Author: Julien Poublon, DVM MRCVS
Dr. Julien Poublon is part of a team of qualified UK vets at Vetstoria, which propose free web services to help pet owners understand and manage their pet's health. While spending most of his time developing Vetstoria, he enjoys working part time for the Lady Dane Veterinary Centre in Faversham, Kent.
Editor's Note: This article and video are geared toward rabbit owners in the United Kingdom. Myxomatosis is not as common in the US as it is in the UK, and so the vaccination is not readily available in the US. Therefore, in regions of the United States where myxomatosis does occur sporadically, such as the coastal areas of California and Oregon, the best way to prevent the disease is flea and mosquito control.
Myxomatosis is a common disease in wild rabbits. It is very contagious and spreads between rabbits via insect vectors such as:
Infection can therefore occur without direct contact between rabbits.
In the UK, we are lucky to have access to a vaccination against myxomatosis and we recommend to vaccinate every pet rabbit from 6 weeks of age.
While being the best protection available, this vaccination is not 100% effective and some vaccinated individuals may still contract the disease. However, vaccinated rabbits which sadly get infected will develop a milder form of the disease and have a greater chance of recovery.
Vaccination is contraindicated in pregnant or sick individuals and we recommend that your vet gives your rabbit a good check over before the injection.
At the present time, there is only one type of vaccine available against myxomatosis. It is called “Nobivac myxo” from Intervet.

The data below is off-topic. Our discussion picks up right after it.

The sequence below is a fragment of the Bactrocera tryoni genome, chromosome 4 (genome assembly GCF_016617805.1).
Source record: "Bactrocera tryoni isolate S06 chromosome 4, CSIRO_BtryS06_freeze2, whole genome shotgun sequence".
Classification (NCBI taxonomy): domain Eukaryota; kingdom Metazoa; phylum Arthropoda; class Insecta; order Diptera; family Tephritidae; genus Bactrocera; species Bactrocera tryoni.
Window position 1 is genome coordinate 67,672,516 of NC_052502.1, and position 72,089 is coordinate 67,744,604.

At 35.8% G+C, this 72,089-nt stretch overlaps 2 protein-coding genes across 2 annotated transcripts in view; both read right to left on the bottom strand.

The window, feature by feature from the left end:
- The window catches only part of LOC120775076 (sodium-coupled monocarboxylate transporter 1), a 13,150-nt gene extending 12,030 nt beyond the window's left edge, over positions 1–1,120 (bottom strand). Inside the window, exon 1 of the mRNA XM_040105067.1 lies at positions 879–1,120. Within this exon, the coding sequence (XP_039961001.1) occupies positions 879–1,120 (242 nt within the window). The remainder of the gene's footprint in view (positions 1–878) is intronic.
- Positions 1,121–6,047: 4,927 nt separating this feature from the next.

In order to stimulate a good immunity, the vaccine is split between 2 routes:
Most of it is administered under the skin,
and the remaining is given intradermally which means into the thickness of the skin itself.
The manufacturers recommend using the skin at the base of the ear for the intradermal injection and either administering the remainder of the vaccine:
- at that site
- or through a separate injection in the scruff.
It is also possible to administer both the subcutaneous and the intradermal through a single injection at the base of the neck.
After the first vaccination, regular boosters are required. Where the risk of myxomatosis is high, boosters should be given every 6 months.
Myxomatosis tends to be a seasonal disease with outbreaks occurring in late summer. Therefore, the optimal time for vaccination is in the late spring to provide good protection during the summer months.
Finally, it is important to note that insect control is also an important way to minimise the risk of infection.